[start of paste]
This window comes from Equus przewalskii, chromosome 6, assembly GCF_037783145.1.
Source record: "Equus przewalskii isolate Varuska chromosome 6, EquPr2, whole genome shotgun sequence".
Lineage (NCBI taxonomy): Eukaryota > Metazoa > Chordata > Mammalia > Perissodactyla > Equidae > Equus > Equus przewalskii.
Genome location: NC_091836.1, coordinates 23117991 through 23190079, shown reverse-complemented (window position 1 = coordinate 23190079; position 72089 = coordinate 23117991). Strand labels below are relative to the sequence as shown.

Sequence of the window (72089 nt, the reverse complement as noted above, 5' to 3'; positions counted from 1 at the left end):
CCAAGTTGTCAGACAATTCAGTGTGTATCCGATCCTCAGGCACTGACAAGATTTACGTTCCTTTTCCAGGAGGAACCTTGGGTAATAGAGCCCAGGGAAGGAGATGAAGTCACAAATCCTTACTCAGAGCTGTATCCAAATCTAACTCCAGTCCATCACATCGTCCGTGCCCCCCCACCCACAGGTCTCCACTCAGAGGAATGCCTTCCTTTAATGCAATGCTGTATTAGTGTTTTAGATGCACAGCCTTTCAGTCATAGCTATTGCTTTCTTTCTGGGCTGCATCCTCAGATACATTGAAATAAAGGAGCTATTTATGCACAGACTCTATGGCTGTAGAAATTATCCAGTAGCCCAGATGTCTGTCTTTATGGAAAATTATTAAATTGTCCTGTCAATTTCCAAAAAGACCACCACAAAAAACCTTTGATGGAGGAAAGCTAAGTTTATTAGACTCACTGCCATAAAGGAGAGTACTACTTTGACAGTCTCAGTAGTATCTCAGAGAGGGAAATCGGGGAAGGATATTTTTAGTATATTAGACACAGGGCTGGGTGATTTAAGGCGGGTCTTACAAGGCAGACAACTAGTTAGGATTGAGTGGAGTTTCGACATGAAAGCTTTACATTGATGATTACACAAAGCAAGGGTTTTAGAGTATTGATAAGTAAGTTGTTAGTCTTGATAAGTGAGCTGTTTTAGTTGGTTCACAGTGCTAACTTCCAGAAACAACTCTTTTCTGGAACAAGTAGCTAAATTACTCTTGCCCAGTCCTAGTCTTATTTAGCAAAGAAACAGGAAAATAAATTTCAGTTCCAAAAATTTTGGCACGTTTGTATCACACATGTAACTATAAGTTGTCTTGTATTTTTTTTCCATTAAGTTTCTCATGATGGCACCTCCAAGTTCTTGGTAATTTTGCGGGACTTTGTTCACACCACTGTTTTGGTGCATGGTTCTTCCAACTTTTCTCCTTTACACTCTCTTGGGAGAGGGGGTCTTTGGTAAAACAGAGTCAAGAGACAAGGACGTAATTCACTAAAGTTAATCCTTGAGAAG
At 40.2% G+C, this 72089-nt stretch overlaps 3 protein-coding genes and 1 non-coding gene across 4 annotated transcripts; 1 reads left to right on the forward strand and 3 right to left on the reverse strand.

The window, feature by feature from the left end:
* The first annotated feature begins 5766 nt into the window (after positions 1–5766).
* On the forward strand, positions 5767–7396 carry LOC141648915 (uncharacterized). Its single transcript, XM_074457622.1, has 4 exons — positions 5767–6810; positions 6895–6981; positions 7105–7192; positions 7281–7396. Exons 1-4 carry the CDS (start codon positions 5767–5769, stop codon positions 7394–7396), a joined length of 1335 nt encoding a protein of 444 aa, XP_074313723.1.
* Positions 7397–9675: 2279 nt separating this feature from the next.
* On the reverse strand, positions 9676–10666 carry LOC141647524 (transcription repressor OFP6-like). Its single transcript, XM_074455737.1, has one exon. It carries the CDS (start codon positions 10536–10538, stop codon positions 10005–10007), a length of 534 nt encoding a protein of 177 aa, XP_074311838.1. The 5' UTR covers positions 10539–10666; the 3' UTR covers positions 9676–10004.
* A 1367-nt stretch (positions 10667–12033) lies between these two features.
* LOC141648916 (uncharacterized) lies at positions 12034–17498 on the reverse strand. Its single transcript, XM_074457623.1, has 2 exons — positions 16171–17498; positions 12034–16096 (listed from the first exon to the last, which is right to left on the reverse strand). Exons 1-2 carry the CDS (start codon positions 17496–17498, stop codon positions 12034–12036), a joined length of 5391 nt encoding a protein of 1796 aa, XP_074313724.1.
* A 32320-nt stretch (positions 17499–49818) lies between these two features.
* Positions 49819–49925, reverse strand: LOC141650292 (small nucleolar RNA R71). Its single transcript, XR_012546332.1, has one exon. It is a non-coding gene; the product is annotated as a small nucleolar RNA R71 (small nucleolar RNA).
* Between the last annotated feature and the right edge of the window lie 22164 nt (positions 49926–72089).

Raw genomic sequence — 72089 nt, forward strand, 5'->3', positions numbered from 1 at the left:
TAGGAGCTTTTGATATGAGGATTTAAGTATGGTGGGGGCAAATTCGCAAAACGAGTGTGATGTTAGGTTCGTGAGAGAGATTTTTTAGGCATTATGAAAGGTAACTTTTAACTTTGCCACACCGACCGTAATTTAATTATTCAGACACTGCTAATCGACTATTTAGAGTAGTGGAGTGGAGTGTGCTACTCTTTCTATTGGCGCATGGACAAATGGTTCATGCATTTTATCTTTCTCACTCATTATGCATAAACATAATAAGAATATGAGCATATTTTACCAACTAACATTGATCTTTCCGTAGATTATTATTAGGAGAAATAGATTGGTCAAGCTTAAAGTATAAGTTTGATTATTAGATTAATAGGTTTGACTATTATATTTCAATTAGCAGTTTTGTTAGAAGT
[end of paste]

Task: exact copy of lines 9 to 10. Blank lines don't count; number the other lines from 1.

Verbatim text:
* The first annotated feature begins 5766 nt into the window (after positions 1–5766).
* On the forward strand, positions 5767–7396 carry LOC141648915 (uncharacterized). Its single transcript, XM_074457622.1, has 4 exons — positions 5767–6810; positions 6895–6981; positions 7105–7192; positions 7281–7396. Exons 1-4 carry the CDS (start codon positions 5767–5769, stop codon positions 7394–7396), a joined length of 1335 nt encoding a protein of 444 aa, XP_074313723.1.